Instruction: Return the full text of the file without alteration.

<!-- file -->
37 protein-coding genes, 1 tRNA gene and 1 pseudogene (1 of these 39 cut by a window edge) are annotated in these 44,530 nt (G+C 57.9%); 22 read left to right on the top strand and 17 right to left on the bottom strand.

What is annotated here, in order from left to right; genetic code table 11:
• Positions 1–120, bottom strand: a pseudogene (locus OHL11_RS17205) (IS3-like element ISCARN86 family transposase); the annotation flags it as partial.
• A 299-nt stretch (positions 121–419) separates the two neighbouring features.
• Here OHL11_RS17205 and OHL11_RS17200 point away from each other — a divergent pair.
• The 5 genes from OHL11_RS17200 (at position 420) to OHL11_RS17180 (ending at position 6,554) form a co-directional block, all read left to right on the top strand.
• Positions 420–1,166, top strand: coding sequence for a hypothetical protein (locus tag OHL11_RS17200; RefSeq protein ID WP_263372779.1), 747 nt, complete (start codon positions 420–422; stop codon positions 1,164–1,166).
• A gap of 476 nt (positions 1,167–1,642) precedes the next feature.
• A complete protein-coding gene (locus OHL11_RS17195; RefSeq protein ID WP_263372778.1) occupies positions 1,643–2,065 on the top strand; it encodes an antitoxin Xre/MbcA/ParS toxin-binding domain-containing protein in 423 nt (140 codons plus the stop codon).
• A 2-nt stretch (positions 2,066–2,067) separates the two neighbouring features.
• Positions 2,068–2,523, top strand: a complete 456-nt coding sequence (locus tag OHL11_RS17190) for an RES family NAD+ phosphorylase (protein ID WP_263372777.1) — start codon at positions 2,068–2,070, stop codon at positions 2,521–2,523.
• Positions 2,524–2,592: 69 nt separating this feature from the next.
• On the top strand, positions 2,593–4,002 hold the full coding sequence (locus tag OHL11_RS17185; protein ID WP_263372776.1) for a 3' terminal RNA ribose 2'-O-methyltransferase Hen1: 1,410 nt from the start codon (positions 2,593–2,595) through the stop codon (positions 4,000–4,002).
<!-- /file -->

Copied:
37 protein-coding genes, 1 tRNA gene and 1 pseudogene (1 of these 39 cut by a window edge) are annotated in these 44,530 nt (G+C 57.9%); 22 read left to right on the top strand and 17 right to left on the bottom strand.

What is annotated here, in order from left to right; genetic code table 11:
• Positions 1–120, bottom strand: a pseudogene (locus OHL11_RS17205) (IS3-like element ISCARN86 family transposase); the annotation flags it as partial.
• A 299-nt stretch (positions 121–419) separates the two neighbouring features.
• Here OHL11_RS17205 and OHL11_RS17200 point away from each other — a divergent pair.
• The 5 genes from OHL11_RS17200 (at position 420) to OHL11_RS17180 (ending at position 6,554) form a co-directional block, all read left to right on the top strand.
• Positions 420–1,166, top strand: coding sequence for a hypothetical protein (locus tag OHL11_RS17200; RefSeq protein ID WP_263372779.1), 747 nt, complete (start codon positions 420–422; stop codon positions 1,164–1,166).
• A gap of 476 nt (positions 1,167–1,642) precedes the next feature.
• A complete protein-coding gene (locus OHL11_RS17195; RefSeq protein ID WP_263372778.1) occupies positions 1,643–2,065 on the top strand; it encodes an antitoxin Xre/MbcA/ParS toxin-binding domain-containing protein in 423 nt (140 codons plus the stop codon).
• A 2-nt stretch (positions 2,066–2,067) separates the two neighbouring features.
• Positions 2,068–2,523, top strand: a complete 456-nt coding sequence (locus tag OHL11_RS17190) for an RES family NAD+ phosphorylase (protein ID WP_263372777.1) — start codon at positions 2,068–2,070, stop codon at positions 2,521–2,523.
• Positions 2,524–2,592: 69 nt separating this feature from the next.
• On the top strand, positions 2,593–4,002 hold the full coding sequence (locus tag OHL11_RS17185; protein ID WP_263372776.1) for a 3' terminal RNA ribose 2'-O-methyltransferase Hen1: 1,410 nt from the start codon (positions 2,593–2,595) through the stop codon (positions 4,000–4,002).